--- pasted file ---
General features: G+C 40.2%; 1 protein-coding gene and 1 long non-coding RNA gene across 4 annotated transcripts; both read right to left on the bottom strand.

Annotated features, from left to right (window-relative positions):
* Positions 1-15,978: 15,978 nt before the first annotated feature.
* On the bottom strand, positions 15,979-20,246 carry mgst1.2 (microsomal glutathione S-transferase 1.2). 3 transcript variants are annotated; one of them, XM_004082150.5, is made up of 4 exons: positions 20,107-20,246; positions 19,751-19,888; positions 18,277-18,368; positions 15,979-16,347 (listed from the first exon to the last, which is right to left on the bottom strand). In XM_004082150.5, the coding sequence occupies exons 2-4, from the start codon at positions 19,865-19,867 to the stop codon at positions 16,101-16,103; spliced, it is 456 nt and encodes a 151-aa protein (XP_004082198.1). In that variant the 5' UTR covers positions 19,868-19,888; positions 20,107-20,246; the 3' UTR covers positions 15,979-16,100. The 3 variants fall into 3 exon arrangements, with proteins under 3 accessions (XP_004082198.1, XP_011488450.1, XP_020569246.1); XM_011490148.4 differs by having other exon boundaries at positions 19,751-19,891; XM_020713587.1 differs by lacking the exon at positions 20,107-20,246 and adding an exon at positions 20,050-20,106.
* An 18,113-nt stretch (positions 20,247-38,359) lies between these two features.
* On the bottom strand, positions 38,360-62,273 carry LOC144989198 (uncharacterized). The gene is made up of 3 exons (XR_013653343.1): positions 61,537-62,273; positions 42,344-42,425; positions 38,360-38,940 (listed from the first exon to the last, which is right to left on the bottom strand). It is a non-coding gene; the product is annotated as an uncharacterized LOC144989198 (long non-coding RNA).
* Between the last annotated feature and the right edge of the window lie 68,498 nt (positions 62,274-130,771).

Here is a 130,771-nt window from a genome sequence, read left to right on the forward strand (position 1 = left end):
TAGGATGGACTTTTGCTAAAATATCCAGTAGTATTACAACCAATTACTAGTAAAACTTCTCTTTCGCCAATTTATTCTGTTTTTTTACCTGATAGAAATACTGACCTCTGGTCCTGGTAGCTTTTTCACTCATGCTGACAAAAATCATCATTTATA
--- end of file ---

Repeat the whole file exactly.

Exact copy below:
General features: G+C 40.2%; 1 protein-coding gene and 1 long non-coding RNA gene across 4 annotated transcripts; both read right to left on the bottom strand.

Annotated features, from left to right (window-relative positions):
* Positions 1-15,978: 15,978 nt before the first annotated feature.
* On the bottom strand, positions 15,979-20,246 carry mgst1.2 (microsomal glutathione S-transferase 1.2). 3 transcript variants are annotated; one of them, XM_004082150.5, is made up of 4 exons: positions 20,107-20,246; positions 19,751-19,888; positions 18,277-18,368; positions 15,979-16,347 (listed from the first exon to the last, which is right to left on the bottom strand). In XM_004082150.5, the coding sequence occupies exons 2-4, from the start codon at positions 19,865-19,867 to the stop codon at positions 16,101-16,103; spliced, it is 456 nt and encodes a 151-aa protein (XP_004082198.1). In that variant the 5' UTR covers positions 19,868-19,888; positions 20,107-20,246; the 3' UTR covers positions 15,979-16,100. The 3 variants fall into 3 exon arrangements, with proteins under 3 accessions (XP_004082198.1, XP_011488450.1, XP_020569246.1); XM_011490148.4 differs by having other exon boundaries at positions 19,751-19,891; XM_020713587.1 differs by lacking the exon at positions 20,107-20,246 and adding an exon at positions 20,050-20,106.
* An 18,113-nt stretch (positions 20,247-38,359) lies between these two features.
* On the bottom strand, positions 38,360-62,273 carry LOC144989198 (uncharacterized). The gene is made up of 3 exons (XR_013653343.1): positions 61,537-62,273; positions 42,344-42,425; positions 38,360-38,940 (listed from the first exon to the last, which is right to left on the bottom strand). It is a non-coding gene; the product is annotated as an uncharacterized LOC144989198 (long non-coding RNA).
* Between the last annotated feature and the right edge of the window lie 68,498 nt (positions 62,274-130,771).

Here is a 130,771-nt window from a genome sequence, read left to right on the forward strand (position 1 = left end):
TAGGATGGACTTTTGCTAAAATATCCAGTAGTATTACAACCAATTACTAGTAAAACTTCTCTTTCGCCAATTTATTCTGTTTTTTTACCTGATAGAAATACTGACCTCTGGTCCTGGTAGCTTTTTCACTCATGCTGACAAAAATCATCATTTATA